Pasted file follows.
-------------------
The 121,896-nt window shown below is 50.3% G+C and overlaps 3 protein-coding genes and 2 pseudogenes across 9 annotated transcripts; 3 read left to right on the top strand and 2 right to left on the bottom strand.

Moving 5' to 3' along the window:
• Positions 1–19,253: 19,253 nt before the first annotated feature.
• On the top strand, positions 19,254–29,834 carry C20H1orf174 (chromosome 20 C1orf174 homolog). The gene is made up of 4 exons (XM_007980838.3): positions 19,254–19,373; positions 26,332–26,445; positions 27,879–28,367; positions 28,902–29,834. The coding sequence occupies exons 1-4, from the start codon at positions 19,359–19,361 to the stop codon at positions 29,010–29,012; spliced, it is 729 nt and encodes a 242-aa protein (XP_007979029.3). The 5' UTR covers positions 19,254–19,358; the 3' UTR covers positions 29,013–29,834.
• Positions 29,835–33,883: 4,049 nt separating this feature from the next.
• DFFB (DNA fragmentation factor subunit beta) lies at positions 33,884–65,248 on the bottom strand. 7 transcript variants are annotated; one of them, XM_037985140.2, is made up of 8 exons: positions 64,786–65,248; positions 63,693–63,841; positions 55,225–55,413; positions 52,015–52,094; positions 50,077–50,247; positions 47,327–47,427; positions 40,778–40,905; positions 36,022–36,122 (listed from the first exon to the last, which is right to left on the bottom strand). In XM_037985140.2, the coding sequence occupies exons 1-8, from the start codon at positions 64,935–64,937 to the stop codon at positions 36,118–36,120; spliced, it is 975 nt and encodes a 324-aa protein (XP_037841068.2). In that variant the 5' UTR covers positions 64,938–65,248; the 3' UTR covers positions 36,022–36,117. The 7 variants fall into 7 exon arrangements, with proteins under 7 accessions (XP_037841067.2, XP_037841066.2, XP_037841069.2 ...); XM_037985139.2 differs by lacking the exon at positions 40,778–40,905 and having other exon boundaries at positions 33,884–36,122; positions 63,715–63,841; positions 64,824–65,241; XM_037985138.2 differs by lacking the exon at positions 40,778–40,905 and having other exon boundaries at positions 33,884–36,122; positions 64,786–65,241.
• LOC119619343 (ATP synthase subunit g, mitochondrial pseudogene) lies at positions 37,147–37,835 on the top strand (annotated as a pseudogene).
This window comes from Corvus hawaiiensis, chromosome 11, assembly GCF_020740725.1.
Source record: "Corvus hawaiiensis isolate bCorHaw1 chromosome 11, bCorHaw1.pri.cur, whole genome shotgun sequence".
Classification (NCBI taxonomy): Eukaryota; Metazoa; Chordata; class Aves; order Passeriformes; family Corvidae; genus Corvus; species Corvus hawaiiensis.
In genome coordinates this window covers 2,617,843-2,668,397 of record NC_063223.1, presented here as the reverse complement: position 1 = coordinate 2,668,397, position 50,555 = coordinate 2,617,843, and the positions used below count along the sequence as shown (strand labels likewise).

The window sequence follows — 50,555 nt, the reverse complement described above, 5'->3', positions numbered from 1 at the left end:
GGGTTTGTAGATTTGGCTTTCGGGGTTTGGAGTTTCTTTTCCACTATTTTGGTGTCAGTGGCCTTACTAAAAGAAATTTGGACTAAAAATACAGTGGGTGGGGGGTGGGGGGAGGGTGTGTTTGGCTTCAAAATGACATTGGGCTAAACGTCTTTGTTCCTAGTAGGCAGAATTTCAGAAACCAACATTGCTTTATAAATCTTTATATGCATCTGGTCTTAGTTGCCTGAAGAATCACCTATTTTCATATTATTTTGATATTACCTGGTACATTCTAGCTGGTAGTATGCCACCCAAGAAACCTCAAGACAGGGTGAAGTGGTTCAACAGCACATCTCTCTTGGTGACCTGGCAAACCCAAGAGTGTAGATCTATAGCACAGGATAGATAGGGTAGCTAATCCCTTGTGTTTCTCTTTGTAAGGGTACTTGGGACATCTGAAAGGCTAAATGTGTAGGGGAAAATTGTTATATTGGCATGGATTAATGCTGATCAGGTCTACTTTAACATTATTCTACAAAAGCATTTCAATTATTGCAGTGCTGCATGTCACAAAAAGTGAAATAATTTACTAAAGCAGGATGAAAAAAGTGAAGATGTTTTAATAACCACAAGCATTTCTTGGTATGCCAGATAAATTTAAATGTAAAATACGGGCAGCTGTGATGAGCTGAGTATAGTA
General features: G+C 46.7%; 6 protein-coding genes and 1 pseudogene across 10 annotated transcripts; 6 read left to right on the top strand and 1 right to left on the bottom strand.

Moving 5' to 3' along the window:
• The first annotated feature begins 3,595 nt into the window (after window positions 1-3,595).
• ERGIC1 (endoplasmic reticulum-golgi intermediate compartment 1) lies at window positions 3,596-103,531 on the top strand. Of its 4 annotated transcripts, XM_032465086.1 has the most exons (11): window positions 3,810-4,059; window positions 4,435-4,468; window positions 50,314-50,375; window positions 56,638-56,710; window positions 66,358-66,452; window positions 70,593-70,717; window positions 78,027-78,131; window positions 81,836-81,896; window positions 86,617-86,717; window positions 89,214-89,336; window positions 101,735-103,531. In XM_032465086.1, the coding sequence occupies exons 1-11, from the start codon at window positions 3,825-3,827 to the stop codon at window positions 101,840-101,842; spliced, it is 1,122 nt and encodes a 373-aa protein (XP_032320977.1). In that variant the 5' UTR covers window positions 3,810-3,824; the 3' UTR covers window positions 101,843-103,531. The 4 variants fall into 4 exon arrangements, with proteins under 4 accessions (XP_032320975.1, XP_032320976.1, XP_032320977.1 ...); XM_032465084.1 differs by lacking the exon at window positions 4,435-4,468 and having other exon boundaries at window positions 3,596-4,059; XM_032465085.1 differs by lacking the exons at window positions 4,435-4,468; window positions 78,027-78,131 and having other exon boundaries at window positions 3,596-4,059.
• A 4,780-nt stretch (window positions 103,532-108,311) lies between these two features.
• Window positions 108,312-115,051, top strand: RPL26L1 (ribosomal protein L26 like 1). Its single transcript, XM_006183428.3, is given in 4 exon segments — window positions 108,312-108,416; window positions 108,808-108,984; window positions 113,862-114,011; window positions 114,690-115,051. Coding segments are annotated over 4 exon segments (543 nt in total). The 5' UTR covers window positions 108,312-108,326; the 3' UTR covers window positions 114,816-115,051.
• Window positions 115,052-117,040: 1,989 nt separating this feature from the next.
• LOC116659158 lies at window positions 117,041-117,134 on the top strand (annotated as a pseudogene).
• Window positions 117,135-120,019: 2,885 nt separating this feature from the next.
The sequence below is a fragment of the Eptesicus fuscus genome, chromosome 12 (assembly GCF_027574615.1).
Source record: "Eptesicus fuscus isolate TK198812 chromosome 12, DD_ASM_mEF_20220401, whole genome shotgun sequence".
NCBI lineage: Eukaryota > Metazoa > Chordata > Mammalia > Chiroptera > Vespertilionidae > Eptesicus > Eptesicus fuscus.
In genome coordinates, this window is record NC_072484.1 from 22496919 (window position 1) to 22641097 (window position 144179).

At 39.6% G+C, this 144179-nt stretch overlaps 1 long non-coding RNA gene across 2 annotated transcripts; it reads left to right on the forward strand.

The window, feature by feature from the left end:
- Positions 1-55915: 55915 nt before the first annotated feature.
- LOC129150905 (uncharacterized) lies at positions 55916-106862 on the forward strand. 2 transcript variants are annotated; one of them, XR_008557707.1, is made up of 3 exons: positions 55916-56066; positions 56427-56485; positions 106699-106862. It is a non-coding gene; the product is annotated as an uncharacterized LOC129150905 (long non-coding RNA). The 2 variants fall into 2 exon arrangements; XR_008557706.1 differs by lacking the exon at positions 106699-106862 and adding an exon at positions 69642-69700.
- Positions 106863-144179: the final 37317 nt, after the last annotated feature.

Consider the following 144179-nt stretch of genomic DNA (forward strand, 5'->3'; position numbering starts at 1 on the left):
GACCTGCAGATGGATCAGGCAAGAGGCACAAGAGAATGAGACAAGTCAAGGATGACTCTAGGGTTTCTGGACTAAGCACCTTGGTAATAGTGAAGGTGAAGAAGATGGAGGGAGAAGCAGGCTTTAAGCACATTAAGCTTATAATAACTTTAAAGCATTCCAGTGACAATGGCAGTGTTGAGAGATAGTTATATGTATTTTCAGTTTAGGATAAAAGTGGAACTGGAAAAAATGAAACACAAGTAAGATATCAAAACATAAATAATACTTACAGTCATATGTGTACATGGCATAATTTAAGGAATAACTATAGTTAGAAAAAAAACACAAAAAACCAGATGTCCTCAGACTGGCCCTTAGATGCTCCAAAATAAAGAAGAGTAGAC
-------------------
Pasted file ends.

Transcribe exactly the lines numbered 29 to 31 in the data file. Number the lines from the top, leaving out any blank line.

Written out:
- Positions 1-55915: 55915 nt before the first annotated feature.
- LOC129150905 (uncharacterized) lies at positions 55916-106862 on the forward strand. 2 transcript variants are annotated; one of them, XR_008557707.1, is made up of 3 exons: positions 55916-56066; positions 56427-56485; positions 106699-106862. It is a non-coding gene; the product is annotated as an uncharacterized LOC129150905 (long non-coding RNA). The 2 variants fall into 2 exon arrangements; XR_008557706.1 differs by lacking the exon at positions 106699-106862 and adding an exon at positions 69642-69700.
- Positions 106863-144179: the final 37317 nt, after the last annotated feature.